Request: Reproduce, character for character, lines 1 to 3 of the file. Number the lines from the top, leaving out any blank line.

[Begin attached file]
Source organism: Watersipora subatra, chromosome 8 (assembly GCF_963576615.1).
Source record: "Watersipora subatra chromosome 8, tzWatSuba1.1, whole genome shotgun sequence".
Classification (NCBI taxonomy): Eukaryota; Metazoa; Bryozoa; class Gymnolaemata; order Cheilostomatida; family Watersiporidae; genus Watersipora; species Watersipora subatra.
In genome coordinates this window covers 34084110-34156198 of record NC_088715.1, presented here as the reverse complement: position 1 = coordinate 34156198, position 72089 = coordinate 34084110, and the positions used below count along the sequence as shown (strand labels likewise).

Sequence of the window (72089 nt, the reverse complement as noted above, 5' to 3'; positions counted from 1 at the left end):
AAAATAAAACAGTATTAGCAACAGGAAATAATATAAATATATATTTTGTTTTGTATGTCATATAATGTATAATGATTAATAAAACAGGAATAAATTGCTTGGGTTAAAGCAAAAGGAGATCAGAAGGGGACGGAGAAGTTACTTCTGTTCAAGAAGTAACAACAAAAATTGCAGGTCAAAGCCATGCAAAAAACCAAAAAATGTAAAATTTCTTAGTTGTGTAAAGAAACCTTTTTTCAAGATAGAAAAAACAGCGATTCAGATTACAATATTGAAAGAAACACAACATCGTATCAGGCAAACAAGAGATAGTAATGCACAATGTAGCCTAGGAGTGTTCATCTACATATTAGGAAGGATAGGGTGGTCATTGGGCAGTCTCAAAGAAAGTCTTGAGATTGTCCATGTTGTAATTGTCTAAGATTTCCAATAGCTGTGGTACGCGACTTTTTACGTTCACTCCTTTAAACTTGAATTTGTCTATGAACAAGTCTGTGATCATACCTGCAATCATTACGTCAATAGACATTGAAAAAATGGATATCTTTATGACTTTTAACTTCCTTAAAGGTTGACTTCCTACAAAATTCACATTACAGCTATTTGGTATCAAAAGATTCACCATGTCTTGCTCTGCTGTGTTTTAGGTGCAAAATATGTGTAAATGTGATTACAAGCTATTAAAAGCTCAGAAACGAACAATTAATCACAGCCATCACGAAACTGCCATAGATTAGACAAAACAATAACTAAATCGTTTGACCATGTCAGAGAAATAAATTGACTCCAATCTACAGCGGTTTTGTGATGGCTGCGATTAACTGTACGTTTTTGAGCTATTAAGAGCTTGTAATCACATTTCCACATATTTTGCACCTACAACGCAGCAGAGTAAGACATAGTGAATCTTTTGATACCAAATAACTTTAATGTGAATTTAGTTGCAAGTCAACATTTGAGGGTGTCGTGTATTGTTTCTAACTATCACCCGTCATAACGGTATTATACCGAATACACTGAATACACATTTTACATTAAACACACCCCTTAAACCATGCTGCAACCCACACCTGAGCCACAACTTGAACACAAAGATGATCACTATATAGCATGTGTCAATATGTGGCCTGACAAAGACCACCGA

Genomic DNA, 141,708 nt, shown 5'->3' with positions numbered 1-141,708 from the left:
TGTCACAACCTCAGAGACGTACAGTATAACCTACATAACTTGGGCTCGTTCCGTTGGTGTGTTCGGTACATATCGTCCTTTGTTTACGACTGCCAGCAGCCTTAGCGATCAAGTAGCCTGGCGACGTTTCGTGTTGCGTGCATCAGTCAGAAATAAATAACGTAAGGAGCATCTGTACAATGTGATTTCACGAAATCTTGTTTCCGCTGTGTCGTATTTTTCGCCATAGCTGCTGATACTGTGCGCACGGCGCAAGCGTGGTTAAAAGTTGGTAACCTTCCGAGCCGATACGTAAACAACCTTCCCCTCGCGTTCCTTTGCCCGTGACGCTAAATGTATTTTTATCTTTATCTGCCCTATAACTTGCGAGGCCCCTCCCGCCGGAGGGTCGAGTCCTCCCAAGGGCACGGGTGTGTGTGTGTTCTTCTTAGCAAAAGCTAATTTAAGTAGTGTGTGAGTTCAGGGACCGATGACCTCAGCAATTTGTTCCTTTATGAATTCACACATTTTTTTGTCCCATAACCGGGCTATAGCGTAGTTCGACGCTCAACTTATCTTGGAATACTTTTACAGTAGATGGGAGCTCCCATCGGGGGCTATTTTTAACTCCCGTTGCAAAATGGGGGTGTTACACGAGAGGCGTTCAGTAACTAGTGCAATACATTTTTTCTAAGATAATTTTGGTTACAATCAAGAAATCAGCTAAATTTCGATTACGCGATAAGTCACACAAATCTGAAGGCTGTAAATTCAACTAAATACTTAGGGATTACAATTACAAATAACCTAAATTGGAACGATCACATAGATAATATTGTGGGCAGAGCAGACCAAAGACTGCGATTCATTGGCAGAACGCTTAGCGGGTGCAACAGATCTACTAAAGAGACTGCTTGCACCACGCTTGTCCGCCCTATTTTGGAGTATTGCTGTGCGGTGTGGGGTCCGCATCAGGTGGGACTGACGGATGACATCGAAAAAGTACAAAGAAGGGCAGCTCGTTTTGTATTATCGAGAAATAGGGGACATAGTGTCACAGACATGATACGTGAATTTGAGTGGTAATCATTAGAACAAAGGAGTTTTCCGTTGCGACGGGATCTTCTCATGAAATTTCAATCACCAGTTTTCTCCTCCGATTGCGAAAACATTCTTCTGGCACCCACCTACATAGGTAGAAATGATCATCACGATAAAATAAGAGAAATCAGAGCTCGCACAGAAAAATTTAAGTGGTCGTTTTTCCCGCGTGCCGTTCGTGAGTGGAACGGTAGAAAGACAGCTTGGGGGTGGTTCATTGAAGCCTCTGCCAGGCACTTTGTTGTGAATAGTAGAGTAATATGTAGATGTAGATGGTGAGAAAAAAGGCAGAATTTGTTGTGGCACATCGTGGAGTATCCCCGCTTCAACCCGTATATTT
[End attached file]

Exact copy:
Source organism: Watersipora subatra, chromosome 8 (assembly GCF_963576615.1).
Source record: "Watersipora subatra chromosome 8, tzWatSuba1.1, whole genome shotgun sequence".
Classification (NCBI taxonomy): Eukaryota; Metazoa; Bryozoa; class Gymnolaemata; order Cheilostomatida; family Watersiporidae; genus Watersipora; species Watersipora subatra.